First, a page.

How to be more productive

The ultimate guide on how to be more productive without burnout for working moms (no hustle culture BS here!)

You probably came to this post after searching “how to be more productive.” And you probably want tips on how to get more accomplished in less time.

After all, productivity is typically synonymous with effort. That’s why you feel like a failure if you don’t check everything off your lengthy to-do list every day. 

Yes, this article will share tips for getting more done. But it also invites you to reconsider your relationship with productivity. 

If you’re overworked and overtired—and ready to do something about it—then read on…

Male vs. female productivity

This site is for working moms who are tired of unrealistic advice about planning their time. They’re sick of white dudes whose tips on how to be more productive are usually some version of, “get up earlier and work harder.” 

The truth is, you can’t “have it all” (at least not while keeping your values and health intact). That’s true for everyone, but especially for working moms.

Giving your all at work necessarily means giving less at home (or vice versa). And despite what Instagram says, you don’t have the same number of hours as Beyonce, who has the money to pay for as much help as she needs.

Women are actually more productive than men at work. Even so, for every $1 a white man earns, a white woman earns $.79, a Black woman earns $.64, and a Latina woman earns $.57.

The wage gap doesn’t make it easy for most women to afford Beyonce levels of help.

Plus, women do an average of 2 hours more of unpaid housework (cooking, cleaning, childcare) each day than men. 

Women do more work and make less money. No wonder you’re exhausted and angry!

Here’s the good news: You don’t have to buy into the traditional (ie, white male) definition of productivity.

Unlike a lot of coaches, I suggest a “play smaller” approach to productivity. Do less, and do it well, with a strong focus on your own damn needs and desires. 

“Play smaller” may sound bad to you. I get it. The world tells you to do more, achieve more, have more, be more. Aiming for less feels like failure.

You may not be ready to drop the pursuit of more, and that’s okay. But I hope you’ll consider this: The deck is stacked against you, so why accept the hand?

You are allowed to do less. 

Give yourself permission to shift from the hustle-culture version of productivity to something healthier for you. 

What might shift if you began to focus on what you want to do, want to achieve, want to have, and want to be?

Planning for success

However you choose to view productivity, journaling is a smart way to increase your success. Before you scoff and skip ahead, there’s science that proves the benefits of journaling.

I recommend journaling to all of my coaching clients. Those who actually do it tend to achieve more over the long term.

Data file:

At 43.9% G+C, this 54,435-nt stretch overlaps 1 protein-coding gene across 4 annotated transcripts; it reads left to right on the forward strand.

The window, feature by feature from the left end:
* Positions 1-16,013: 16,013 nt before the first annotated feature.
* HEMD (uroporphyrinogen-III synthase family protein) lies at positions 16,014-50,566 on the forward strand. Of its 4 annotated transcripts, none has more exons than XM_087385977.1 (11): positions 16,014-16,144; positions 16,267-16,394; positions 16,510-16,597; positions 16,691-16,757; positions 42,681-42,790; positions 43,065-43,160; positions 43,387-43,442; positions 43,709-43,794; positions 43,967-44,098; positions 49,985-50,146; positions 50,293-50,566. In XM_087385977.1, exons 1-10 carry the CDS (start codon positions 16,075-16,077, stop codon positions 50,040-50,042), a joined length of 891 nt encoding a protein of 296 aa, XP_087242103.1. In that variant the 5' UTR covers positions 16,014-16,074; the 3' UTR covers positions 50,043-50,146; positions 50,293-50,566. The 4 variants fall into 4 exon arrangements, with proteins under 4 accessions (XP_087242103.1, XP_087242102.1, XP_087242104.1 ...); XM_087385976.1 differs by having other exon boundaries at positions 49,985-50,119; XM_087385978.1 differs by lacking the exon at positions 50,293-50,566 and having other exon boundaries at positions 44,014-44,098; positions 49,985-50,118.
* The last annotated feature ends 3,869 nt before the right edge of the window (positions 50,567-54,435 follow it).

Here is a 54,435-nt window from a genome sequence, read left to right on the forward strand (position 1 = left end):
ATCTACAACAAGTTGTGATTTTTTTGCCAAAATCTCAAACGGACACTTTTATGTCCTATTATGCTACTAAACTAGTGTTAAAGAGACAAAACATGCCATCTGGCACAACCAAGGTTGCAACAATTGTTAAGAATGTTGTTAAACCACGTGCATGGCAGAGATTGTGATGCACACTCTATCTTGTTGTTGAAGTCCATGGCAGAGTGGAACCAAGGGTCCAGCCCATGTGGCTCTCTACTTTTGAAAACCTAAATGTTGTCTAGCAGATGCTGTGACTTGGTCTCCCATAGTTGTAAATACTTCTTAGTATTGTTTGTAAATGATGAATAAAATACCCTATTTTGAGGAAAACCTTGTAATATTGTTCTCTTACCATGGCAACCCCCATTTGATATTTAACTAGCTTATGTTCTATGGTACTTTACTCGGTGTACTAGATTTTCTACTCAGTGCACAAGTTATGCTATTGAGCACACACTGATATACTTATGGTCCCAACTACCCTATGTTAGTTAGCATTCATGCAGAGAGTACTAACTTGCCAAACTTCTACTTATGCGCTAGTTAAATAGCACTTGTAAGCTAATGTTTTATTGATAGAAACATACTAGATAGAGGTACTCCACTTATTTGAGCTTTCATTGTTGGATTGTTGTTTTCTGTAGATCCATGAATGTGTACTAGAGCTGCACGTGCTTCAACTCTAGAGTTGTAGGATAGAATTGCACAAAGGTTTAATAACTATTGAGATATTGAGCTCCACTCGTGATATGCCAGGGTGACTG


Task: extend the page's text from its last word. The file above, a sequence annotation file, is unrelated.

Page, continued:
Here are a few journaling prompts to help boost your productivity:

  • If today went as planned, I’d finish… and I’d feel…
  • Given an extra hour today, I’d spend it…
  • If I had no fear today, I’d…
  • Today I will say yes to… 
  • Today I will say no to…

[Want more journaling prompts? Get 300+ on a variety of topics for just $24 here]

You’re also more likely to feel productive if you have written goals for the long term, mid-term, and the day. Without goals, you can’t know where you’re going or what will get you there.

Women tend to underestimate what they can accomplish in the long-term, and overestimate what they can accomplish in the short term. 

That means, dream bigger for your life, but play smaller in the day to day.

It’s probably time to admit (even if only to yourself) what you really want both personally and professionally. 

Values-based planning

If you need some help with identifying your big-picture goals, start by defining your values.

Values-based planning serves your deeply held core beliefs. Those are the beliefs that define who you are and how you want to contribute to the world.

Rather than just pulling random feel-good words, I ask my clients to audit what actually matters to them. Over a week, keep a log of when you get into a flow state or feel content. 

  • Are you doing something you love? 
  • Is there something about the environment or the experience that appeals to you? 
  • What commonalities do you find in all of the moments you uncovered? 

Here are a few examples. You may find that you feel the most peace or focus when…

  • working in community with others.
  • acting from a place of integrity, even when it’s difficult.
  • doing something that contributes to your personal growth.
  • working in solitude.
  • creating something that adds beauty to the world.
  • making a contribution larger than yourself.
  • you flex your creativity muscle.
  • you’re learning about something new.
  • acting in a leadership role.

It’s possible to have several values, but Brené Brown in “Dare to Lead” wisely says having too many makes them less useful. She recommends narrowing it down to just one or two if possible.

It’s easier to make values actionable for planning when you have only one or two.

How? By asking yourself this question about every goal or project: Does this align with my values?

If the answer is no, adjust the goal to fit your values (and not the other way around). When there’s no way to align your goal with your values, then it’s best to let it go.

If you don’t yet know what big-picture goals you want to pursue, think about what projects would best allow you to live out your values.

Pursuing a goal aligned with your values is important. It’s what keeps you motivated even when the effort becomes a challenge.

When goals aren’t connected to values, however, you’re more likely to procrastinate, grow resentful, and quit.

SMART planning

Once you have identified values-aligned goals, it’s time to craft a plan for how to make them reality. Want to really know how to be more productive? Before rushing to write a to-do list, make sure your goals are also SMART.

Ask yourself whether your goals are:

Specific: You know exactly what you want to accomplish (ie, instead of “make more money,” shoot for a specific dollar amount).

Measurable: Identify quantifiable metrics you can use to measure success (ie, a specific dollar amount, Instagram follower count, number of books read, etc.), and remember important qualitative metrics, too.

Achievable: Dreaming big is excellent, but you want to set yourself up for success. Make sure the goal is something you can actually do (even if it will take time, help, or learning new skills).

Relevant: Make sure your goal is in service of, or a step toward, your personal or professional mission.